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  1. Topological Methods in Nonlinear Analysis
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  4. Recurrence and Topology
  5. Recurrence analysis of ant activity patterns

Source Topol. Methods Nonlinear Anal. Zentralblatt MATH identifier Glasner, Eli. Classifying dynamical systems by their recurrence properties.

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Abstract Article info and citation First page References Abstract In his seminal paper of on disjointness in topological dynamics and ergodic theory H. Article information Source Topol. Send Cancel.

Topological Methods in Nonlinear Analysis

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  • Name of resource. Problem URL. Describe the connection issue. SearchWorks Catalog Stanford Libraries. Recurrence in topological dynamics : Furstenberg families and Ellis actions. Responsibility Ethan Akin. Imprint New York : Plenum Press, c Suppose that for every finite set of integers , the tuple has the vdW property. Then also has the vdW property. This will be a reprise of the proof of Proposition 1 from the previous lecture.

    Given any finite number of pairs with , we see from hypothesis that there exists depending on these pairs such that. Now, for every and , consider the expression defined by. We let be arbitrary, and set. By the minimality of p, we can find such that. We thus have. If one then sets. Suppose we wish to show that the tuple has the vdW property where we use r to denote the independent variable.

    Applying Lemma 2 with , we reduce to showing that the tuples have the vdW property for all finite collections of integers. But observe that all the polynomials in these tuples are linear polynomials that vanish at the origin. By the ordinary van der Waerden theorem, these tuples all have the vdW property, and so has the vdW property also. A similar argument shows that the tuple has the vdW property whenever are linear polynomials that vanish at the origin.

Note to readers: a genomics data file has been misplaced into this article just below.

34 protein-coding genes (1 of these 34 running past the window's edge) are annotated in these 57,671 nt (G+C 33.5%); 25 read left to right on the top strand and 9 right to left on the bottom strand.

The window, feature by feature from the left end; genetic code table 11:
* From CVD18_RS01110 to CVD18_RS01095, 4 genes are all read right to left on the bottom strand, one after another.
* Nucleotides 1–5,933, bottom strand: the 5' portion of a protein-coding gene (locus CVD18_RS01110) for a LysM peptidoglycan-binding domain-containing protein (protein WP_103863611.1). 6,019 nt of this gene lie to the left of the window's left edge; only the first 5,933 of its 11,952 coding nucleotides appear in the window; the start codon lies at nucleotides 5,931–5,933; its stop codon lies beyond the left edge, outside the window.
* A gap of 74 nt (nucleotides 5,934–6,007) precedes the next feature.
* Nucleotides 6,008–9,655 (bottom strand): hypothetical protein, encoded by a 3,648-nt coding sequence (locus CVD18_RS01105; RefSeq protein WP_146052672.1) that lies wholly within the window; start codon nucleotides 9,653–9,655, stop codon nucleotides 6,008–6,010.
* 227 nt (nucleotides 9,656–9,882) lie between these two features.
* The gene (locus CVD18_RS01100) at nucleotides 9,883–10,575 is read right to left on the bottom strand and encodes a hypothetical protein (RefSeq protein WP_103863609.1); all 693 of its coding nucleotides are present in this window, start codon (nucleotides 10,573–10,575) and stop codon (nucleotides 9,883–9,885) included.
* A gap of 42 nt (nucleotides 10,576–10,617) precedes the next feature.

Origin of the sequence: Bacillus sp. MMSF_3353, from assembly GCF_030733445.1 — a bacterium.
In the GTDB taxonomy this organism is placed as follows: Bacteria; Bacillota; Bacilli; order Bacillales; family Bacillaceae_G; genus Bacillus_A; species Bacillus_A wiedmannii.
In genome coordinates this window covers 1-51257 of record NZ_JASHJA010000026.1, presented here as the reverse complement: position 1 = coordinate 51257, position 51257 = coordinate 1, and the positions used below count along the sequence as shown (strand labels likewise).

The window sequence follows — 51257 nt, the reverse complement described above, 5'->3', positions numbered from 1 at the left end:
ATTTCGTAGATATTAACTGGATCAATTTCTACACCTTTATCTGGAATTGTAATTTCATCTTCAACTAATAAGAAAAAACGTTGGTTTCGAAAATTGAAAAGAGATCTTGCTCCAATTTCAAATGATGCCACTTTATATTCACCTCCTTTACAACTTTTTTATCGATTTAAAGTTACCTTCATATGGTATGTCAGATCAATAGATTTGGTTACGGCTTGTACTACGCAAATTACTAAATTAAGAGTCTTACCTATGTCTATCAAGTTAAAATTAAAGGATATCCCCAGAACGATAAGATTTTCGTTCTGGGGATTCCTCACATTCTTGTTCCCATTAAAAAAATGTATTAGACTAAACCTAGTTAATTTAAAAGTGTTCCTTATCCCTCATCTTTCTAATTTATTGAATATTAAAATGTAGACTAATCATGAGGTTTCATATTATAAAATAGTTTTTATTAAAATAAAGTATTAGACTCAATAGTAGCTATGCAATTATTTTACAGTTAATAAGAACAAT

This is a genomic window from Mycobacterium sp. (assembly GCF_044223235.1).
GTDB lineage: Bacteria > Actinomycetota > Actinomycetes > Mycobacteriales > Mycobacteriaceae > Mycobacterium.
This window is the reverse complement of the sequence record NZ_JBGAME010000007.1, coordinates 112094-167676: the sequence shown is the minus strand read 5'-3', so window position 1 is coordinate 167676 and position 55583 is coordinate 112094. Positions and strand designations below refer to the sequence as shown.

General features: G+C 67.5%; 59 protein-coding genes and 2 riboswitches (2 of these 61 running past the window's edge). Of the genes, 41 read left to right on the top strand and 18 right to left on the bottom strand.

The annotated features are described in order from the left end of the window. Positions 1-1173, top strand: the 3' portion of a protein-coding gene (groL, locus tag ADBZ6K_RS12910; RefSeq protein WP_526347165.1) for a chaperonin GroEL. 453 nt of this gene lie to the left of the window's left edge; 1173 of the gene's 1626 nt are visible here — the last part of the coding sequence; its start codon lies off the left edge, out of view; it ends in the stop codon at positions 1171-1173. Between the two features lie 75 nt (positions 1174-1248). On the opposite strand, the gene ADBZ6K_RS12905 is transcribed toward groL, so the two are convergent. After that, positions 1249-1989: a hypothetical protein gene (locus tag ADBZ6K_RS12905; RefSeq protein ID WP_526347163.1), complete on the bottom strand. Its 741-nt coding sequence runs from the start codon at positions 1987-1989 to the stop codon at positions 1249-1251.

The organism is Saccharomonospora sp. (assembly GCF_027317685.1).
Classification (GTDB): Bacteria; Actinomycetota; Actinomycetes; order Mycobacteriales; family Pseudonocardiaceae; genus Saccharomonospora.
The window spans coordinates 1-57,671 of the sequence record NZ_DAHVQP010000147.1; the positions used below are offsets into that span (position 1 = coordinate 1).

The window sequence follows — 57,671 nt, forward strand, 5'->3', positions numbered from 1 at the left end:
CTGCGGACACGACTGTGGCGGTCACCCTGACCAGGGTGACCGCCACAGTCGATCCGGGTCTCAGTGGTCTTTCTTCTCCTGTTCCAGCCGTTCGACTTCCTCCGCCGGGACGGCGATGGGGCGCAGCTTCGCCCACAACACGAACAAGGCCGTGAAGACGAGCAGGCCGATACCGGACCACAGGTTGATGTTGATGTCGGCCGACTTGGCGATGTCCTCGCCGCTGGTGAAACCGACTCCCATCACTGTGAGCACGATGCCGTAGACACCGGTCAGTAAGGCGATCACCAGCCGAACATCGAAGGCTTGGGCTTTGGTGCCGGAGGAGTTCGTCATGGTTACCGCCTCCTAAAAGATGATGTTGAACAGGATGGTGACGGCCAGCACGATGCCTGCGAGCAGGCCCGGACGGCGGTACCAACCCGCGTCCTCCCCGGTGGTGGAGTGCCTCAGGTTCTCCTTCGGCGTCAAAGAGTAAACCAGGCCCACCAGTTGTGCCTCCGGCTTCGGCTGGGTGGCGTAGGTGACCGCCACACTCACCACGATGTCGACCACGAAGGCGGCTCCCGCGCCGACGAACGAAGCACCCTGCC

Applying Lemma 1, we see that obeys the vdW property when is also linear and vanishing at the origin. Now, let us consider a tuple where is also a linear polynomial that vanishes at the origin.

    Recurrence and Topology

    The vdW property for this tuple follows from the previously established vdW properties by first applying Lemma 1 to reduce to the case , and then applying Lemma 2 with. Continuing in this fashion, we see that a tuple will also obey the vdW property for any linear that vanish at the origin, for any k and l. Now the vdW property for the tuple follows from the previously established cases and Lemma 2 with.

    Remark 2. Exercise 3. Define the top order monomial of a non-zero polynomial with to be. Define the top order monomials of a tuple to be the set of top order monomials of the , not counting multiplicity; for instance, the top order monomials of are. Define the weight vector of a tuple relative to one of its members to be the infinite vector , where each denotes the number of monomials of degree d in the top order monomials of.

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    Thus for instance, the tuple has weight vector with respect to 0, but weight vector with respect to say. Let us say that one weight vector is larger than another if there exists such that and for all. Exercise 4. Exercise 5. Let be vector-valued polynomials thus each of the d components of each of the is a polynomial which all vanish at the origin. Show that if is finitely coloured, then one of the colour classes contains a pattern of the form for some and. Exercise 6. Show that for any polynomial sequence taking values in a torus, there exists integers such that converges to.